News Updates: Meat Maven, Bimbo Bakery, Seasons Kosher

Written by Gabe Aaronson on . Posted in Food/Dining

Meat Maven at Moti's Market

On Nov. 11, Meat Maven took over management of the meat department at Moti’s Market in Rockville, Maryland. According to Gideon Sasson, the owner of Moti’s Market, and Shalom Rubashkin, a regional director for Meat Maven, this new partnership means more kosher meat options for consumers at lower prices.

Behind the Launch of VeganNation

Written by Abigail Klein Leichman for Israel21c on . Posted in Food/Dining

Israeli friends create online vegan lifestyle ecosystem offering products and services, meal sharing app, tech incubator, meetups, content and more.

On Sept. 2 — 118 years since the birth of Donald Watson, coiner of the term “vegan” in 1944 — Israel-based VeganNation launched its initial coin offering to kick off a decentralized community and marketplace for millions of worldwide vegans.

Siena’s is Moving to Randolph Hills Shopping Center

Written by Kol HaBirah Staff on . Posted in Food/Dining

Siena’s Vegetarian Pizzeria and Restaurant in Rockville, Maryland, will move later this summer from its current Twinbrook Parkway location to the Randolph Hills Shopping Center, right next to kosher grocery Moti’s Market. Siena’s owner Ramesh Zadeh recently talked with Kol HaBirah about the restaurant's history, her professional background, and the upcoming move.

A Taste of Little Italy in the Heart of Pikesville

Written by Aliza Chlewicki on . Posted in Food/Dining

Billed as an “authentic Italian dinner experience,” new restaurant Sapori opened May 6 in the Greenspring Shopping Center in Pikesville, Maryland. Its menu, which is in Italian with English subtitles, includes antipasti (appetizers), zuppa (soups), insalata (salads), pizza, pasta, frutti di mare (seafood), contorni (side dishes), and dolcetti (desserts). Sapori’s walls are hung with pictures of Italian landscapes and architecture; and its tables, which seat up to 60 guests, are almost always at capacity.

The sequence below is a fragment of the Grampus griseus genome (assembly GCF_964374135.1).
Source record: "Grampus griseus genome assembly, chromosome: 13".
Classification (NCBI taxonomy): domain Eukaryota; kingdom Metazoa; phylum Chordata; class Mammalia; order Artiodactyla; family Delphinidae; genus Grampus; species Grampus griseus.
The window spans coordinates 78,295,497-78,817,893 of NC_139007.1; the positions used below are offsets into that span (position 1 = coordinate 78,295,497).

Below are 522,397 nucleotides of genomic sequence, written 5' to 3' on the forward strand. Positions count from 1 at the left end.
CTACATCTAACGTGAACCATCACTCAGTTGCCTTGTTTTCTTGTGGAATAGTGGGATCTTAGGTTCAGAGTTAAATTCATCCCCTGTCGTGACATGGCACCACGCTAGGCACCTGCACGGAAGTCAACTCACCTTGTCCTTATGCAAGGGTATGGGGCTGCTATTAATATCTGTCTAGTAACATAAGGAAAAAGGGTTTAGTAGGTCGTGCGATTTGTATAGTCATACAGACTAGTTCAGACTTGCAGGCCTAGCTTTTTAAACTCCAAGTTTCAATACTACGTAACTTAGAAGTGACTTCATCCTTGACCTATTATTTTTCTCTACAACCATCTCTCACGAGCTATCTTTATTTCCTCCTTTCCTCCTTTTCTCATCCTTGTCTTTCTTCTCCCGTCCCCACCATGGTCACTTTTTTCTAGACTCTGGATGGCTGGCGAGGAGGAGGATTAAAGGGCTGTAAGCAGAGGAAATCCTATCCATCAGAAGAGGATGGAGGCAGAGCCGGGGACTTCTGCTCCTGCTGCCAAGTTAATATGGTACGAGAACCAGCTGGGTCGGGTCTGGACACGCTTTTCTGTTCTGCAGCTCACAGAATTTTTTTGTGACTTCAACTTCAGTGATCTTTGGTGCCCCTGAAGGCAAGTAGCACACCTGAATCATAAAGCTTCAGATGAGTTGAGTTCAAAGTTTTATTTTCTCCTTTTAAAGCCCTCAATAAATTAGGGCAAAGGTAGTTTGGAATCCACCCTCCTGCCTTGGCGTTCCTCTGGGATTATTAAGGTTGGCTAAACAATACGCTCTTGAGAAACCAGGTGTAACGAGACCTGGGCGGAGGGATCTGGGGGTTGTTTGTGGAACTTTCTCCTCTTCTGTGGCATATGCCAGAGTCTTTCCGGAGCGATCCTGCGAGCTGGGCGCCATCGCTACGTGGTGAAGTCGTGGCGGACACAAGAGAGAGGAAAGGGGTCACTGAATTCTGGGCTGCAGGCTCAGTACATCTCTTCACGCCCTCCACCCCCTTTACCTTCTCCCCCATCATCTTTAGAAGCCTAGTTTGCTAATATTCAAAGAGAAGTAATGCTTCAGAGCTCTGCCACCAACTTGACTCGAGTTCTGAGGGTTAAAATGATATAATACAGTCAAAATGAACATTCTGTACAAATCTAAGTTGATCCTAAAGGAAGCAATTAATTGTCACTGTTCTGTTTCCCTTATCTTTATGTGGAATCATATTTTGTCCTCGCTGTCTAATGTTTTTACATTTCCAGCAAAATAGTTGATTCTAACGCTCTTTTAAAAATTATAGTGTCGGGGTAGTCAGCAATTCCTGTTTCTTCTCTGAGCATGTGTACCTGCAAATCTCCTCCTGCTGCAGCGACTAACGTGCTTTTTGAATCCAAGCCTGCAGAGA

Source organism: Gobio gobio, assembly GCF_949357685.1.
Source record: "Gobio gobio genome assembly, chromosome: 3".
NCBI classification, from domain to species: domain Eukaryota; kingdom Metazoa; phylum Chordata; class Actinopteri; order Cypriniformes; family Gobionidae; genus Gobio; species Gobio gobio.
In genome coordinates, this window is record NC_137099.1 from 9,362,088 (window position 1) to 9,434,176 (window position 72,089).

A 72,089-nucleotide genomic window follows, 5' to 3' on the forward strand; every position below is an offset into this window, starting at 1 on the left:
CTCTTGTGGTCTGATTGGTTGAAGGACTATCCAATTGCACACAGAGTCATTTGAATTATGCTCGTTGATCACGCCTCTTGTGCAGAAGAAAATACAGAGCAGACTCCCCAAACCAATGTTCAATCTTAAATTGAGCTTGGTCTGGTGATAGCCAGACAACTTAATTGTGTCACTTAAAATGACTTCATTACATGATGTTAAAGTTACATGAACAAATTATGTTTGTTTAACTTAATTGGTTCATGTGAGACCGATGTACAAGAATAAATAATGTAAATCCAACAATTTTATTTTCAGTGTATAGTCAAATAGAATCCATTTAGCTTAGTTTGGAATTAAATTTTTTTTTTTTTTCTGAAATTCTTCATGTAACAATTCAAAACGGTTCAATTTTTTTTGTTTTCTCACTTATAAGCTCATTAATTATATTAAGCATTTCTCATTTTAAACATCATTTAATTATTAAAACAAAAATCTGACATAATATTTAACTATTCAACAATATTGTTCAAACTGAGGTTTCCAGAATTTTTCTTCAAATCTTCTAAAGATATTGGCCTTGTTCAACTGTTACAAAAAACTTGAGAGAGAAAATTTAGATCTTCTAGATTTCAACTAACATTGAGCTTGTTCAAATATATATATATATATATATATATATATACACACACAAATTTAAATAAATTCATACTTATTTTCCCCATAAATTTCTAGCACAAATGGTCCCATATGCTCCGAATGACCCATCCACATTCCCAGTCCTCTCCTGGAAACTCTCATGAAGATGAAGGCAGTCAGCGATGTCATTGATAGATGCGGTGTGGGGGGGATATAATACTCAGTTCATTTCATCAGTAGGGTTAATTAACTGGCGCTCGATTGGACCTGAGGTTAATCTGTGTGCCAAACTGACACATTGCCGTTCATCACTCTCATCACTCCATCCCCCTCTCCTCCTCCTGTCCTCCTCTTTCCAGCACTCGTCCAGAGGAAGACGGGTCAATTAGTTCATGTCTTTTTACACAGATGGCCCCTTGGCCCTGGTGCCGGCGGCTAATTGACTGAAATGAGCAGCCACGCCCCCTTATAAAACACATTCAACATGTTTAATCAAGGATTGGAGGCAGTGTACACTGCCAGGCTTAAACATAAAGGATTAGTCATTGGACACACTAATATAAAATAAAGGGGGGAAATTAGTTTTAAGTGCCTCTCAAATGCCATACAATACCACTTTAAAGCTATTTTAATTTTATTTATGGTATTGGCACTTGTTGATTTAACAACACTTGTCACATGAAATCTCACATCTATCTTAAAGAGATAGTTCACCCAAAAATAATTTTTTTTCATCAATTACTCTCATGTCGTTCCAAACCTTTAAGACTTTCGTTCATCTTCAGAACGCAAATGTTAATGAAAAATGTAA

Don’t Play Chicken With Food Safety

Written by Malka Goldberg on . Posted in Food/Dining

There’s no recall of Empire brand chicken, just a reminder to follow food safety protocols.

An alert issued by the Food Safety Inspection Service (FSIS) on Aug. 24 caused a wave of concern — and lots of confusion — among consumers who keep kosher. The public health alert, issued “out of an abundance of caution,” notified the public about a potential link between Empire Kosher Poultry raw chicken products and a recent Salmonella outbreak. While the alert was intended to remind consumers how to safely handle and prepare raw chicken, many misinterpreted it as a recall of Empire chicken.

The Impossible Burger Makes DC Debut

Written by Kol HaBirah Staff on . Posted in Food/Dining

Detroiters Bernie and Cookie Gonik marked the end of their year-long sojourn in the Georgetown Jewish community by coordinating a highly-anticipated farewell treat at Congregation Kesher Israel — revolving around kosher cheeseburgers.

What You Need to Know Before Firing up the Grill

Written by Kol HaBirah Staff/StatePoint Media on . Posted in Food/Dining

With seven in 10 U.S. adults owning a grill or smoker, according to the Hearth, Patio, & Barbecue Association, for many Americans summertime means it’s time to cook up mouth-watering dishes and invite friends and family over for a barbeque.

College Park Cold Stone No Longer Under Vaad Supervision

Written by Editor on . Posted in Food/Dining

UPDATE JUNE 22, 2018 12:15 P.M.: The new owner of the Cold Stone Creamery in College Park said it was purely financial considerations that led to the decision not to keep the store's kosher certification. It hasn't been a great year for the business, he said, and faced with the choice between lay-offs or not paying $1,000 per year for certification, the decision was to go with the latter. He said he values the Jewish community's patronage, and when the store's financial situation improves he definitely intends to reach out to the Vaad about resuming kosher certification. 


The Rabbinical Council of Greater Washington’s recent kashrut alert and the community’s response offer an interesting case study: How do you maintain transparency as a community institution while protecting business owners’ privacy, refraining from loshon harah (forbidden negative speech), and avoiding any legal pitfalls?